Unknown said...

Budget Question-- Is there available somewhere a full copy of the district's budget broken down by current departments? The OSPI one, which I've seen, is apples and oranges since we don't organize in th same way, and different pots are aggregated in different ways for OSPI that are not aggregated in practice at the disctrict level.

ttln said...

I know, Dan. But the data at the state maintains confidentiality of individual students. FRL is a federal application and is what title I is based on. Someone does know whothese kids are and where they are (the lunch lady knows). My school's data on the FRL/non for eighth grade reading is troubling. Too bad I can't use MAPs to better get a handle on the problem.

seattle citizen said...

FRL is THE better predictor, and there needs to be a way to use it.

Race categories are amorphous and unreliable, as they often don't link to any specific attribute - anybody can check a box (this is true for FRL, to a lesser degree, because some parent/guardians choose not to apply. But those who DO apply need to document need, so those that DO apply are, indeed, most likely poor or low income.)

Does anyone know what the "test" is, if any, for a student who claims to be White, Black, Asian etc?

The use of race leads to crazy things such as grouping immigrant Africans in with generational African Americans...you see the problem.

seattle citizen said...

I wonder if there have been studies that look at the similarities and differences between using race and using FRL as a statistical tool.

I suspect that most of what we call "the acheivement gap" is predicated on poverty rather than race.

hschinske said...

There is an achievement gap even at matched income levels, I believe (though of course even at matched income levels there may not be real parity of wealth). See http://www.shearonforschools.com/Blacks_Battle_Achievement_Gap.htm for a summary.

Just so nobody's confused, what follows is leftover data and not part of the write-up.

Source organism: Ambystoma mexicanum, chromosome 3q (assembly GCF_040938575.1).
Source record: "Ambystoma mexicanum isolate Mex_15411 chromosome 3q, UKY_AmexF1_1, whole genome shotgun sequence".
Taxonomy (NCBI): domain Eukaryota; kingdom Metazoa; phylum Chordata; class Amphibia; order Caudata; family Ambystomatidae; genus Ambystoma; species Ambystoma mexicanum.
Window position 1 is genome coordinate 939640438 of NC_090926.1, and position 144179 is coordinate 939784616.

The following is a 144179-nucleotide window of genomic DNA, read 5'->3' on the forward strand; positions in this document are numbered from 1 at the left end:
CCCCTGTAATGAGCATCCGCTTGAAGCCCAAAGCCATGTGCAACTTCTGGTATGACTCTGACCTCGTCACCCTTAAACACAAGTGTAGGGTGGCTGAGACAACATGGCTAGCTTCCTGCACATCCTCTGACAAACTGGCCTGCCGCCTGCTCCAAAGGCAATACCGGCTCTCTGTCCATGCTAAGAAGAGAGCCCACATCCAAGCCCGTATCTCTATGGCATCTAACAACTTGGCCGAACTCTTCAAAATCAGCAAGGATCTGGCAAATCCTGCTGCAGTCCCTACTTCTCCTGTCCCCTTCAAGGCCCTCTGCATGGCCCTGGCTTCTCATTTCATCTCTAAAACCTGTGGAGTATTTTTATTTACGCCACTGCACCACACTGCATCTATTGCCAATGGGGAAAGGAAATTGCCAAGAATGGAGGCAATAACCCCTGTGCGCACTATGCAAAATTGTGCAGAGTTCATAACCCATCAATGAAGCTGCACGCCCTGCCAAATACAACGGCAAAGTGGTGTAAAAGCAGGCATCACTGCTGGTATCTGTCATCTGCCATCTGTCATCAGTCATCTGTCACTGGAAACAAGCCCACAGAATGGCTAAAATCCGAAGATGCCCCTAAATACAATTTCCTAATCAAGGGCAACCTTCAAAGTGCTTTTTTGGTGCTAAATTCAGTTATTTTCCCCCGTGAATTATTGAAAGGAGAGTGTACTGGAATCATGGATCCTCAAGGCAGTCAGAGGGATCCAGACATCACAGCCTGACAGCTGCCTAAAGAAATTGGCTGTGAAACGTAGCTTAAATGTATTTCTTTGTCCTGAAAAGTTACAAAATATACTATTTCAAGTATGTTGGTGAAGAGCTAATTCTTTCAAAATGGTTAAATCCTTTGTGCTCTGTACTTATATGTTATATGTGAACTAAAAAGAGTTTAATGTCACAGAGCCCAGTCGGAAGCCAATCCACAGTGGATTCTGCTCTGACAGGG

Helen Schinske

seattle citizen said...

That's interesting, Helen. The web address didn't copy completely on your post, though, so I couldn't go there.

hschinske said...

That's odd. The full URL shows up on my end. It's not clickable, but it's cut-and-paste-able. It's www dot shearonforschools dot com slash Blacks underscore Battle underscore Achievement underscore Gap dot htm. It's case-sensitive.

Here's an attempt at making it clickable: Achievement Gap

Helen Schinske

seattle citizen said...

Interesting stuff, Helen. It appears from the numerous studies (or academic commenters) that there might be numerous causes for the achievement gap beyond simply "how much money do you have at the moment?"

One that I think would have a big impact is generational poverty or affluence: Newly "wealthy" does not mean that the family support network is generationally connected to enrichment, etc, and that would, I'd think, pertain.

Also the culture of expectations: Teachers who, consciously or unconsciously, believe some kids are only capable of so much, or beleive some kids are naturally trouble or whatever...I bet that's a bigger part than we admit.

ttln said...

Do you think teachers understand what "low expectations" looks or sounds like? I am curious because I sat in a meeting the other day and argued with a teacher about what lessons were teachable or appropriate for kids in our classes. She made a statement along the lines of "Well, maybe you can do that with your kids. But I have kids in my class who read at a third grade level."

Is this a statement that reveals a conscious or unconsious expectation of what her kids can and cannot do?

If we were to ask this teacher directly what she believes, what would she say? Is she aware of how the statement would belie the belief she might hold that her kids can learn?